Talking costs nothing, doesn’t trigger sensitivities to fragrance, and could actually solve the problem, instead of coating it in floral scent. However, it’s a lot harder to raise a sensitive issue than it is to spray an air freshener. As a new or seasoned manager, you’re going to face lots of difficult conversations. So, how do you address sensitive and difficult conversations with your direct reports? Let’s look at the technique we explore in Gillespie Nimble.Read More
“You are hired for your technical skills and fired for your lack of interpersonal skills.” Over the years, I’ve seen the truth of this play out time and again.
With that in mind, an article in Chief Learning Officer magazine recently caught my eye. It posed the question: Are MBAs still a valuable development tool?Read More
Training systems are often designed to shovel every possible bit of knowledge into a new employee’s head with the expectation that they’ll be able to apply that knowledge on the job. Does a new employee need to know everything on Day or Week 1? No. They don’t even need a fraction of that. And the knowledge they do need has to support their performance in the moment.Read More
It’s that time of year again—budget season. A time of evaluating, strategizing, planning, and allocating. Organizations have to anticipate what kind of spend they will have, and hopefully a decent portion of that spend will go toward training and development initiatives.Read More
When you hired a training development vendor, you thought you asked all the right questions: What delivery methods do they offer? What is their experience? Can they meet our needs on time and on budget? What do my colleagues say about them?
The vendor delivered content and experiences beyond your expectations, and the participants loved it. Employees and managers alike responded with glowing feedback.
A few months later, you approached the C-suite with a request for more funds for another round of this well-received training.
And the answer came back: a resounding “no.”Read More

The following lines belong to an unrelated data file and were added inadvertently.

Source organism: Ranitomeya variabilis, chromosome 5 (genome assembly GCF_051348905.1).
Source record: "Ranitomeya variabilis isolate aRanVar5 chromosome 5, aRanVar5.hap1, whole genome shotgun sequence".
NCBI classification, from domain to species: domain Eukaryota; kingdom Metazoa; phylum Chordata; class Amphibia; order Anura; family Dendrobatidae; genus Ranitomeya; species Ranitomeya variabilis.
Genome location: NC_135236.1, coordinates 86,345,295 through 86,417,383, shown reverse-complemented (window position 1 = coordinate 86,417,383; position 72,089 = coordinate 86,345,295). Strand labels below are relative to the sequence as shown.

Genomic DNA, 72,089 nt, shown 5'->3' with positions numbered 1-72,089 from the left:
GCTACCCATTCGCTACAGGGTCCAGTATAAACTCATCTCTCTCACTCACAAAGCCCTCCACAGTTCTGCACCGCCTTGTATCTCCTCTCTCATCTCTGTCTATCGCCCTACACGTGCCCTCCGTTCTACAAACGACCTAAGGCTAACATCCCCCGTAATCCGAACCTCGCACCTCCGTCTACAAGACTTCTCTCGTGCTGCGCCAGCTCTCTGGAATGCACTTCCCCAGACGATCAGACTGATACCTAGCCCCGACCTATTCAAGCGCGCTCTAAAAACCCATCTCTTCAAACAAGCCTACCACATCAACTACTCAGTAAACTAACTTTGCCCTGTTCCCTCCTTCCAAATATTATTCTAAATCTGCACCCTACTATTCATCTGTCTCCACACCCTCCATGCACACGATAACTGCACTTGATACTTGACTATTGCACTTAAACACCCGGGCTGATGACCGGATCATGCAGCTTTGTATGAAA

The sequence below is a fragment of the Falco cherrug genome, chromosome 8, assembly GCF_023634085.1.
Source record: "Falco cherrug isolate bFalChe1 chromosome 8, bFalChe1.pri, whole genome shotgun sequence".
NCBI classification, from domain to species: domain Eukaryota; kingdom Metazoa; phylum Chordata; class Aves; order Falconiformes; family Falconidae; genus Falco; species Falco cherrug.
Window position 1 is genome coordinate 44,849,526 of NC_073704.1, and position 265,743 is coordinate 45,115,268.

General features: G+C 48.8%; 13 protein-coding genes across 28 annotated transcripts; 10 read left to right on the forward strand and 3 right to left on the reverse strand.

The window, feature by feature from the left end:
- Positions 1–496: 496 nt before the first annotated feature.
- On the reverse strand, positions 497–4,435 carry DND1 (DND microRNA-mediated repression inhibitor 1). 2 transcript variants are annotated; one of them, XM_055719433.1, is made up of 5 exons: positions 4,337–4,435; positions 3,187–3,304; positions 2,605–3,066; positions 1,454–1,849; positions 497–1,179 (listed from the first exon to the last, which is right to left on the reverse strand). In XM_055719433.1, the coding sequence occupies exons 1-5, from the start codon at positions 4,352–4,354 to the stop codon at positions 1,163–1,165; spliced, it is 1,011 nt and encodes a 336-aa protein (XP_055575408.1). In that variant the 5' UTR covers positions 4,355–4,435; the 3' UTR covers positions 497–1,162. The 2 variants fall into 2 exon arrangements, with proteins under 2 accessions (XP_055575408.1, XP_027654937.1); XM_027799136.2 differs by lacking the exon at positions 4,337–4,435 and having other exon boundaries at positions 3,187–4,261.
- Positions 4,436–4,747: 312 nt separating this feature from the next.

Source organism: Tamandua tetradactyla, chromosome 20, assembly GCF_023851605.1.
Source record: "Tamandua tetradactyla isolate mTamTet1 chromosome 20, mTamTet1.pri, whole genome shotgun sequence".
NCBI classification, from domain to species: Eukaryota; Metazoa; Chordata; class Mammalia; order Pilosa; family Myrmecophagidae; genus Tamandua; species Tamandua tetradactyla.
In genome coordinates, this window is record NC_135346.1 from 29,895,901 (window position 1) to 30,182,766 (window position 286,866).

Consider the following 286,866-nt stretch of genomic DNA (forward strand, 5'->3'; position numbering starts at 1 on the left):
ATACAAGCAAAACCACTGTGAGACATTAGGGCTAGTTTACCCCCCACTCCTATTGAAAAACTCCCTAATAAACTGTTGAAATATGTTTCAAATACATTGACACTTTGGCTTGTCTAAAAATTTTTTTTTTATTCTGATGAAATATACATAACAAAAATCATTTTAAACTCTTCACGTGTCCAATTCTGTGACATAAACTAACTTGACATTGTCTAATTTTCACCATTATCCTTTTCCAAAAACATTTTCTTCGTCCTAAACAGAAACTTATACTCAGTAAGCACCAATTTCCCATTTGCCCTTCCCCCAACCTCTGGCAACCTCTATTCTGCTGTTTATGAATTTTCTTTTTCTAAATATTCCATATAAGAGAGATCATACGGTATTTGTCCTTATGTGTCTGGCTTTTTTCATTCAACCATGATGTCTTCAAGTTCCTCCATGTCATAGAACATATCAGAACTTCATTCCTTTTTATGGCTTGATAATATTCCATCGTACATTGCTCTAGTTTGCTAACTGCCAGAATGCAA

First-time managers face a range of challenges—complicated dynamics with their colleagues, managing friends, establishing credibility, and sometimes, managing older or more experienced peers. In Gillespie’s work with new managers, we see one challenge again and again: triangulation. Triangulation happens when a new manager is faced with an uncomfortable situation and complains about it to a friend or ally, rather than talking to the source of the problem. This issue is prevalent throughout organizations and damaging to teams.Read More
There are an incredible number of demands on the adult worker today. These demands leave only about 1% of a typical workweek available for training and development—that’s about 25 minutes a week! Some of the fault rests with the technology that’s supposed to make life easier. It also makes us more available to an overload of demands and responsibilities.Read More
Today’s job descriptions for instructional designers (IDs) require the following: Basic HTML and Flash programming familiarity. Solid knowledge of course development software and at least one LMS. Visual design skills (Dreamweaver, Photoshop, Illustrator).
Whatever happened to the good old interviewing, storyboarding, or writing skills? Is the pure instructional designer role a thing of the past? Exactly how much technology does an ID need to master in order to be a “good” ID?Read More
“Change? We won’t be doing any of that, it’s way too hard!” Over the past 20-plus years of helping organizations change strategies and cultures, I have not heard this statement said out loud. Yet I can guarantee you that at some point in the change process, every CEO has had this thought! I see it showing up in the form of excuses to a variety of suggestions. For instance I will ask, “How will you make sure the breakthrough mindset will stick beyond the workshops?” I get back: “I realize we could do more, but look, we just spent all this time and money on these workshops. I will make sure my leaders support this mindset. We’re all set—thanks.”Read More